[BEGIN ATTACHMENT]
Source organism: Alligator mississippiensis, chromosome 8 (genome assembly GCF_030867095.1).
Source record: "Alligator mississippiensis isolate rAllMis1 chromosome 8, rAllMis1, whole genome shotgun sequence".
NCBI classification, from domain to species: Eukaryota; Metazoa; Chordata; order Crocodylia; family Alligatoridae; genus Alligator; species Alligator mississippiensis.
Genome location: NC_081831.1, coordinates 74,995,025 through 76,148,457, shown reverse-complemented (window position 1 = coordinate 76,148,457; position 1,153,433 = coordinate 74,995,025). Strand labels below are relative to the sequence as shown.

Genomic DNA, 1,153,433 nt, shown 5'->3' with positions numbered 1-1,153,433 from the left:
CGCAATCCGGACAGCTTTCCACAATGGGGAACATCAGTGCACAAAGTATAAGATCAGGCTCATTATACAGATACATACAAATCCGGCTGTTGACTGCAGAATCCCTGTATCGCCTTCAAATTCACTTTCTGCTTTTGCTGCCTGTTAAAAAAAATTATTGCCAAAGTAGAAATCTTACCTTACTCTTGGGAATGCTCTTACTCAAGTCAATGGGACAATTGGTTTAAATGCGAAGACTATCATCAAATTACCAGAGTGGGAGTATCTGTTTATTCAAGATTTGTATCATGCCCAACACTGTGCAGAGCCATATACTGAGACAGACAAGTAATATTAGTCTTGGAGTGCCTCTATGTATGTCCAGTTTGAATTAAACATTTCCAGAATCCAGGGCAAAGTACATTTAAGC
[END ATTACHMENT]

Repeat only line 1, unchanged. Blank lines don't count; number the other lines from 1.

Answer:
Source organism: Alligator mississippiensis, chromosome 8 (genome assembly GCF_030867095.1).